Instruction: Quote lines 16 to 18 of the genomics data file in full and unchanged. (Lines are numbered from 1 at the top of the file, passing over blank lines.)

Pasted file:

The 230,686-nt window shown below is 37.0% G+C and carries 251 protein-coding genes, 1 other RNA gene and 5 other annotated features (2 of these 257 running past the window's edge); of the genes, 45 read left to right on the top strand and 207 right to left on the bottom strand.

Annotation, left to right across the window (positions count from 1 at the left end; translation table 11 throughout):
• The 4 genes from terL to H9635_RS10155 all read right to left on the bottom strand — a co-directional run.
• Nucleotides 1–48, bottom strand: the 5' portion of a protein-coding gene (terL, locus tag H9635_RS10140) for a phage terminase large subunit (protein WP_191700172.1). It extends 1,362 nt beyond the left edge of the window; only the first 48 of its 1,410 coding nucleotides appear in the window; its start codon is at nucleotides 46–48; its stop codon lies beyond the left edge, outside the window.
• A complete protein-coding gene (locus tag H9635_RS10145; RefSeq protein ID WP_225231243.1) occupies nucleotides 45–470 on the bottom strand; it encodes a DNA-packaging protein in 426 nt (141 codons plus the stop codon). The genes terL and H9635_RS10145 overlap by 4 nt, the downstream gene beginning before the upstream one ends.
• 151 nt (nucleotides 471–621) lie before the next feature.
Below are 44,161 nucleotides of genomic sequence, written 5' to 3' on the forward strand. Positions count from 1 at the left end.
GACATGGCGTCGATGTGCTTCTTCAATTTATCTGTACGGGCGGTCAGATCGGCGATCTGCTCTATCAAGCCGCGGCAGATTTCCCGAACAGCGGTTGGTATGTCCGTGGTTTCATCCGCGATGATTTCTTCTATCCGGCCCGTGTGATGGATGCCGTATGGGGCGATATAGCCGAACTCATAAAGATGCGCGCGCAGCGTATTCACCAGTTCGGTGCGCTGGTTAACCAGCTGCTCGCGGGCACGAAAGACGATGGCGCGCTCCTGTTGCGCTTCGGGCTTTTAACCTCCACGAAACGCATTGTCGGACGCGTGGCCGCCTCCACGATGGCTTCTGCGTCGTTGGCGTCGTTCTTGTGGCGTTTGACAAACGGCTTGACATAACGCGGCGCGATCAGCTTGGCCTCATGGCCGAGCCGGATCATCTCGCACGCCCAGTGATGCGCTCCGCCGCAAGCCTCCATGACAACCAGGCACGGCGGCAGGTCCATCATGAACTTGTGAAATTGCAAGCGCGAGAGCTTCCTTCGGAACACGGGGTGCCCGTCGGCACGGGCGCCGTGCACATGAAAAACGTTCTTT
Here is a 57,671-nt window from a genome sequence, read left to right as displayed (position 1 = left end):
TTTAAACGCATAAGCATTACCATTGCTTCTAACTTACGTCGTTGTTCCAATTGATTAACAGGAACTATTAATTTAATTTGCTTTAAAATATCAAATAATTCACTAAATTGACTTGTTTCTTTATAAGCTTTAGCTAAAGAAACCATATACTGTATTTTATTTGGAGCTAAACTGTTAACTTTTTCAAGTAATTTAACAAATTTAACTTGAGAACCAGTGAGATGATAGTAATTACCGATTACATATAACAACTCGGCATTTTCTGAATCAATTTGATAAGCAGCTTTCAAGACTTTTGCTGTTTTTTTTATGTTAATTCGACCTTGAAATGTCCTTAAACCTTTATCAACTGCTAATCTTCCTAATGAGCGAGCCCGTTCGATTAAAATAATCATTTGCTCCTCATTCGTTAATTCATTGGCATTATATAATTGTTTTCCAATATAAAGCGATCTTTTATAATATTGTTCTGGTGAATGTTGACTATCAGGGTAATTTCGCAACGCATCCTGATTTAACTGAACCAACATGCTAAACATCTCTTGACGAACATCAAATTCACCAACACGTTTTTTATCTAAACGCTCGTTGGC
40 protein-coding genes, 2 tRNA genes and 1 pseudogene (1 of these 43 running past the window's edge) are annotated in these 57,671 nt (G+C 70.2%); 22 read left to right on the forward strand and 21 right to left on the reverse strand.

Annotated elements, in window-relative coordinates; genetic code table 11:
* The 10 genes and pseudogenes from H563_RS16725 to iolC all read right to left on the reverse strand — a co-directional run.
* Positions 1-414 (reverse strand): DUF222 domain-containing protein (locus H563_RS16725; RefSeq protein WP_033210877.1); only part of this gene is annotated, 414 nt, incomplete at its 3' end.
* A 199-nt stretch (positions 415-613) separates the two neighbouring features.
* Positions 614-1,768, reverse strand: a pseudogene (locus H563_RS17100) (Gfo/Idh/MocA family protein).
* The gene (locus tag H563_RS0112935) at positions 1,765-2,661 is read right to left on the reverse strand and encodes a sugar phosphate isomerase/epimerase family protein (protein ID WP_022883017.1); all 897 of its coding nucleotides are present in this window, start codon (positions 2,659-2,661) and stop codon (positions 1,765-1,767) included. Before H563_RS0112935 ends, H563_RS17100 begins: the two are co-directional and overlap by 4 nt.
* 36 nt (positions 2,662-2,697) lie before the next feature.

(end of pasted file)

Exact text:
* Positions 614-1,768, reverse strand: a pseudogene (locus H563_RS17100) (Gfo/Idh/MocA family protein).
* The gene (locus tag H563_RS0112935) at positions 1,765-2,661 is read right to left on the reverse strand and encodes a sugar phosphate isomerase/epimerase family protein (protein ID WP_022883017.1); all 897 of its coding nucleotides are present in this window, start codon (positions 2,659-2,661) and stop codon (positions 1,765-1,767) included. Before H563_RS0112935 ends, H563_RS17100 begins: the two are co-directional and overlap by 4 nt.
* 36 nt (positions 2,662-2,697) lie before the next feature.